What is Prednisone?

Prednisone is a prescription medication that belongs to a class of drugs called corticosteroids; specifically, prednisone is a synthetic corticosteroid.

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If you think allergies and autoimmune disorders have nothing in common, think again.

Recent research shows that allergies and autoimmune disorders, both of which involve errant immune responses from the body, are more alike than they are different, which could explain why both can often be effectively treated with the same medication, prednisone.

Allergies affect approximately 50 million Americans who suffer from one or more allergic reactions each year, while autoimmune disorders affect approximately one in every fifteen Americans, or about 23.5 million people. 

Although our understanding of these two health conditions has improved, both disorders are becoming more and more common and impacting more people each year.

Although there are 80 different types of autoimmune disorders and a nearly infinite number of allergens, causing a wide range of symptoms and different levels of severity, many types of allergic reactions and autoimmune disorders can effectively be treated with steroid medications like prednisone, which helps to reduce inflammation associated with these conditions.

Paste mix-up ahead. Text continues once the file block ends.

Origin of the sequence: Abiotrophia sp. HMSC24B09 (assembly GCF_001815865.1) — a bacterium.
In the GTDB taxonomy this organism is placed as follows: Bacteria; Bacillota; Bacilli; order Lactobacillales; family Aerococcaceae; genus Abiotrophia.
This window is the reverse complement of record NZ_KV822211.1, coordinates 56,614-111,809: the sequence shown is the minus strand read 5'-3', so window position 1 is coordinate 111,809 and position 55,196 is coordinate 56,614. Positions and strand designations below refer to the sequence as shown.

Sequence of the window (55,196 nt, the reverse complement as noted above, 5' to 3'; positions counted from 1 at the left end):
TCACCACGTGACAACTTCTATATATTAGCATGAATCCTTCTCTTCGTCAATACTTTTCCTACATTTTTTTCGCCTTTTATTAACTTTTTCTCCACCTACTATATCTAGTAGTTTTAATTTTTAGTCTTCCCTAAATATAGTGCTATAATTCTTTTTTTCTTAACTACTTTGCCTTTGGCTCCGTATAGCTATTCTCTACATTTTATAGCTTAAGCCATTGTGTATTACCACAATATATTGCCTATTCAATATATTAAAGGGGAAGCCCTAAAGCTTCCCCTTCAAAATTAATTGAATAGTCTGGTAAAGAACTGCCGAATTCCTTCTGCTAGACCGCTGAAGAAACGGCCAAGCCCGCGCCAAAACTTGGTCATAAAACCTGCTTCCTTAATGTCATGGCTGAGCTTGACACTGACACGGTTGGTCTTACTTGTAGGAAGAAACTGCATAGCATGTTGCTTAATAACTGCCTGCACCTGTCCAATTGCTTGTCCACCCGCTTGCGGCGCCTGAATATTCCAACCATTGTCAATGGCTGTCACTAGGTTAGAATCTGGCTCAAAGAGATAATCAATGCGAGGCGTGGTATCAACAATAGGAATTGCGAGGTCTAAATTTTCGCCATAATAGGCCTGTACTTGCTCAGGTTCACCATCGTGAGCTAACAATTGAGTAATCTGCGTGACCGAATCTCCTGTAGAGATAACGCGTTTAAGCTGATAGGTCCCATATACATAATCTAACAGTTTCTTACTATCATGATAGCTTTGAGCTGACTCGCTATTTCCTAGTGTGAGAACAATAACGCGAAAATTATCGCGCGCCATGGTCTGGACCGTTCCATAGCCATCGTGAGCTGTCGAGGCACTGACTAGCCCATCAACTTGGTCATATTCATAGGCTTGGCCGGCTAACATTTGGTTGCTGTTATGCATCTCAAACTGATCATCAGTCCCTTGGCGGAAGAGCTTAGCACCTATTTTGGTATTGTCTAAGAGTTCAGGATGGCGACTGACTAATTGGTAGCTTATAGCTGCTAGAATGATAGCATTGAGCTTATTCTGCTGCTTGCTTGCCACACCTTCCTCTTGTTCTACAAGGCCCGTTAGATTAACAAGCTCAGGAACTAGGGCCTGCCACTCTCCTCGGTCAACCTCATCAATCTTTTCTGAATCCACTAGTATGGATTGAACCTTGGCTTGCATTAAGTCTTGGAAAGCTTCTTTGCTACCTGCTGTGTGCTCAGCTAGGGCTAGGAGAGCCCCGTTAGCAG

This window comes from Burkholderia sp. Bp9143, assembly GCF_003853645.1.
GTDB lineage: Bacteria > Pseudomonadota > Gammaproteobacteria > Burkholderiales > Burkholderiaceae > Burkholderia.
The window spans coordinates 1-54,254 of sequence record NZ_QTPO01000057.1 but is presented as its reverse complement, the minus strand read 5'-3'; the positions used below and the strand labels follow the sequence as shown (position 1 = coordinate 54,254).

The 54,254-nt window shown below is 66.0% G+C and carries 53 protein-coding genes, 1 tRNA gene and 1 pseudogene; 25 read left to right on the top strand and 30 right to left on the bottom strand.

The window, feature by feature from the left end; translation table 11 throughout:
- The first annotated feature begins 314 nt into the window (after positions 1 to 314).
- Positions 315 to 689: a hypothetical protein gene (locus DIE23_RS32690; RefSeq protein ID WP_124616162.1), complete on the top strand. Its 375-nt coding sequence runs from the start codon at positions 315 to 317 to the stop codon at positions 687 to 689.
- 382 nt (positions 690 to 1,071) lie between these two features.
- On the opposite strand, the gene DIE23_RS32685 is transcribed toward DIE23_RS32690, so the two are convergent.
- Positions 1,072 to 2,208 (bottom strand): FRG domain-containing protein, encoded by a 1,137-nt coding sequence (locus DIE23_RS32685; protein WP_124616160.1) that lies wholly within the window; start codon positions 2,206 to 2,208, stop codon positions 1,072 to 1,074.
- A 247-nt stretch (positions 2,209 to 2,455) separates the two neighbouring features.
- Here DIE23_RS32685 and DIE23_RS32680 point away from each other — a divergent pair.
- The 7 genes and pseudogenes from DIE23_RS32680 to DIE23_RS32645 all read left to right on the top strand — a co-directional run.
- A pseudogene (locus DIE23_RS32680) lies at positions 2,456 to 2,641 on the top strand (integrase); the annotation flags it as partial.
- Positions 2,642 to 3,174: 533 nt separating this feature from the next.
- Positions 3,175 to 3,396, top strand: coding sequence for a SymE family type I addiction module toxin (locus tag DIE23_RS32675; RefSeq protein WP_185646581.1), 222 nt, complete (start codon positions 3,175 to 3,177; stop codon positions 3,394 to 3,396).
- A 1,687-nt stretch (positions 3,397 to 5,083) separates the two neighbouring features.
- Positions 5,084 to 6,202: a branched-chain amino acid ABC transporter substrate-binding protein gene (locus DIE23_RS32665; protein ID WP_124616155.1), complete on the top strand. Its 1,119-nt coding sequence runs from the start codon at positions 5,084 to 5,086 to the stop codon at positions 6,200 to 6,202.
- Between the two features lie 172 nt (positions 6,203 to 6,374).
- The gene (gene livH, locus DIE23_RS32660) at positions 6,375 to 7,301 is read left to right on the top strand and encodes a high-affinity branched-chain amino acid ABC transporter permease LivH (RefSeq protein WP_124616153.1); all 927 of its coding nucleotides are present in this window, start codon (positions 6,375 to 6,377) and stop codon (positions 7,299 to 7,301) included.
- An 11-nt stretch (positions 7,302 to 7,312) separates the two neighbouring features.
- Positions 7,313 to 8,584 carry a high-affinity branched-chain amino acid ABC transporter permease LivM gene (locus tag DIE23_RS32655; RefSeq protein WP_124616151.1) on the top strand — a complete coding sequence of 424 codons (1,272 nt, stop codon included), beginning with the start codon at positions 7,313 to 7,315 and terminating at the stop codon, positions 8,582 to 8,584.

Prednisone is a widely-used, inexpensive oral medication that can be used to treat a range of conditions occurring on both an acute and chronic basis.

Prednisone is highly accessible and affordable for the majority of the population thanks to the large number of manufacturers producing numerous forms of the drug.

What is prednisone?

Prednisone is a prescription medication that belongs to a class of drugs called corticosteroids; specifically, prednisone is a synthetic corticosteroid.

Corticosteroids are used to treat the inflammation that is associated with a large number of health conditions, including allergies, skin disorders, arthritis, psoriasis, ulcerative colitis, lupus, and breathing disorders.

Prednisone comes in many different forms, including oral capsules, tablets, and syrups. Prednisone has been around for decades and was first approved by the U.S. Food and Drug Administration in 1955 under the brand name Rayos.

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What is Prednisone?

What conditions are treated with prednisone?